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Sanriku Coast


Miyagi Sushi Guide

寿司 | Sushi

Eat your way around Miyagi with this handy guide

Photo by Ryuma Kanaya

  • Sushi the symbol of Japanese cuisine the world over. Here in Miyagi Prefecture, situated on the coast alongside one of the world’s three richest fishing grounds, fishermen land fresh catch every single day of the year. This ultra-fresh seafood obviously makes for incredible sushi, which is served in countless outstanding restaurants across the prefecture. This short guide will help you make the most of your meals by introducing you to the main types of sushi and some of the best sushi spots in Miyagi. If you're interested in learning how to make sushi yourself, check out our "Make Sushi With a Master" article.

    After reading, you’ll be ready to delve into the world of Miyagi’s fantastic sushi!

    The Basics

    Plain rice isn’t used for sushi; it’s seasoned with a mixture of vinegar and sugar first. The rice base of a piece of sushi is called shari and the ingredients placed on top or rolled inside are called neta. A “sushi man” is actually called itamae-san, meaning “the one behind the bar”—a sushi bar, obviously!

Types of Sushi



The most famous kind of sushi is probably nigiri, composed simply of shari and neta. The name comes from the verb “nigiru,”  meaning “to squeeze.” That’s because this sushi type is shaped by squeezing the neta with the shari, but in a very skillful and technical way only real itamae-san know!

Ryuma Kanaya




Next are rolled types of sushi called makizushi. The name comes from the verb “maku,” meaning “to roll.” In makizushi, the shari and neta are rolled in a sheet of nori, or dried seaweed. There are several varieties of makizushi, so let’s take a look at the main ones.

Ryuma Kanaya



Hosomaki & Futomaki・細巻き & 太巻き  

First, there are the cylindrical hosomaki and futomaki varieties. The names are straightforward. “Hoso” means "thin" and “futo” indicates something is thick or fat, so these are slim and fat sushi rolls, respectively.

Ryuma Kanaya



Temaki ・手巻き

A slightly less common makizushi is temaki.Te” means “hand.” It is called “temaki” because, whereas the other varieties of makizushi are rolled using a bamboo sheet called a makisu, temaki are shaped by the itamae-san using his hands only.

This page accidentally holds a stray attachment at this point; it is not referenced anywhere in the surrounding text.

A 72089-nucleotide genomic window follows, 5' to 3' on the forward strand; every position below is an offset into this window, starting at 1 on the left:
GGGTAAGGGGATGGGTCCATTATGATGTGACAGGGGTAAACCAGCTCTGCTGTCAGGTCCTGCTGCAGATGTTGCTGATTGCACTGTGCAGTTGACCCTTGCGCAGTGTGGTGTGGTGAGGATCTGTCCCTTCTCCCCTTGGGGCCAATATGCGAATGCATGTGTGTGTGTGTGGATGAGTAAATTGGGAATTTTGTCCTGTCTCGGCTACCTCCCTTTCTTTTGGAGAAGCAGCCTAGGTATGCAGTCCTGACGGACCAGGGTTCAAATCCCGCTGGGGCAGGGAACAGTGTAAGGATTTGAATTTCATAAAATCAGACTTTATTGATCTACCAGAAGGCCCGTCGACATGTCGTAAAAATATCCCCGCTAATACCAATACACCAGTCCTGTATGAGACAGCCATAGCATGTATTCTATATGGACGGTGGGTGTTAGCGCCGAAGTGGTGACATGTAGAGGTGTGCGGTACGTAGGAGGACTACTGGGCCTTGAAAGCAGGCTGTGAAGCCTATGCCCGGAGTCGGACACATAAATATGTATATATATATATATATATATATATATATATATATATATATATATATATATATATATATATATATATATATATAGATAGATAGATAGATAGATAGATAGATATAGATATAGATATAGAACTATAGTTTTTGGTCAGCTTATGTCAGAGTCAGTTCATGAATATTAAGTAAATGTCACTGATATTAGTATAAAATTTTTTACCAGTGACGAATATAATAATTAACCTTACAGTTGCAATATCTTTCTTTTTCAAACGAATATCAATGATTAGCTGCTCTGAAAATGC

Ryuma Kanaya




Then there’s the curiously named makizushi gunkan-maki. “Gunkan” means “warship” in Japanese. Whereas for regular makizushi the sushi roll is rolled horizontally with the neta wrapped inside, gunkan-maki rolls are served upright with the neta on top.

Ryuma Kanaya



Chirashizushi ・ちらし寿司

Lastly, there is a kind of free-form sushi called chirashizushi, a bowl of rice with many different neta scattered on top. Don’t be fooled by the shape—it’s not the same as a kaisendon seafood bowl. Unlike kaisendon, in chirashizushi seasoned sushi rice is used. The name "chirashizushi" comes from the verb “chirasu” meaning “to scatter,” indicating the fact that the neta are scattered over the rice.

Ryuma Kanaya

Ryuma Kanaya



Shiogama City・塩竈市

Shiogama is known as the “Sushi Capital of Japan” for having the greatest number of sushi restaurants per capita in the entire country. As one would expect of Japan’s sushi capital, locals here have quite high standards for sushi. Their go-to spot is Shiogama-Ko Sushi, an unpretentious restaurant serving delicious yet inexpensive sushi in a casual atmosphere.


For those looking for a slightly more upscale atmosphere, one of the best spots in town is Sushi Shirahata. It's an especially good place to try temaki, as their negitoro temaki is outstanding.

Ryuma Kanaya



Kesennuma City・気仙沼市

Kesennuma City is home to one of Japan’s largest fishing ports. So naturally, here too the locals have very high standards for their sushi. Yuuzushi is one of the most popular spots in town for it. Chef Kato serves up top-notch sushi at prices low enough one could eat it every day.

Ryuma Kanaya

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